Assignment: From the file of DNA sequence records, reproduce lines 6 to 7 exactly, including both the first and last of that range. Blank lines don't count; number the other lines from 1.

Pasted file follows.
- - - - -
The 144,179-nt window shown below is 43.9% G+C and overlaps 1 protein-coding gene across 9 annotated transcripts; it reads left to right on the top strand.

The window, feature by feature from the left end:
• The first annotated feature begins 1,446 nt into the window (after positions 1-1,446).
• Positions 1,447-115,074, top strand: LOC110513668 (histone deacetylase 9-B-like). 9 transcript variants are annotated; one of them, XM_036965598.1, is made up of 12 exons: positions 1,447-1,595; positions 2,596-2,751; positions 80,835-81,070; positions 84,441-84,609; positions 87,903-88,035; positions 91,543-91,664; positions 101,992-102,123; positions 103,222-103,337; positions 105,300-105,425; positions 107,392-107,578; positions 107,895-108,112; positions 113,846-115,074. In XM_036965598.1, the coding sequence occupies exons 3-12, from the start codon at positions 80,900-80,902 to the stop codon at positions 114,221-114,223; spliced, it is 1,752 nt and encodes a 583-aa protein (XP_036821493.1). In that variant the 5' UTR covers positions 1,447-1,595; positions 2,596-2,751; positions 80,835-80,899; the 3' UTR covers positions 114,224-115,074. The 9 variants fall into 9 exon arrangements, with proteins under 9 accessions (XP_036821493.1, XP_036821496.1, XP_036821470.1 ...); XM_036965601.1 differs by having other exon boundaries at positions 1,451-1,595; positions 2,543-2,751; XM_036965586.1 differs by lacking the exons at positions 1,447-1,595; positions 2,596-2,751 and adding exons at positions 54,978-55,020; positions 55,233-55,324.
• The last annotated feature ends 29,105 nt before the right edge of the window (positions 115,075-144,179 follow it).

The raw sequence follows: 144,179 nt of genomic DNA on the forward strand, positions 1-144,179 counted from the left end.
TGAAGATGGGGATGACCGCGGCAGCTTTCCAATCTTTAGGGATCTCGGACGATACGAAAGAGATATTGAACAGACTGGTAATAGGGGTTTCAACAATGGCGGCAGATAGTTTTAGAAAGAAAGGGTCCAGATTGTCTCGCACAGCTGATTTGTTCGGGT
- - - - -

The raw sequence follows: 144,179 nt of genomic DNA on the forward strand, positions 1-144,179 counted from the left end.
TGAAGATGGGGATGACCGCGGCAGCTTTCCAATCTTTAGGGATCTCGGACGATACGAAAGAGATATTGAACAGACTGGTAATAGGGGTTTCAACAATGGCGGCAGATAGTTTTAGAAAGAAAGGGTCCAGATTGTCTCGCACAGCTGATTTGTTCGGGT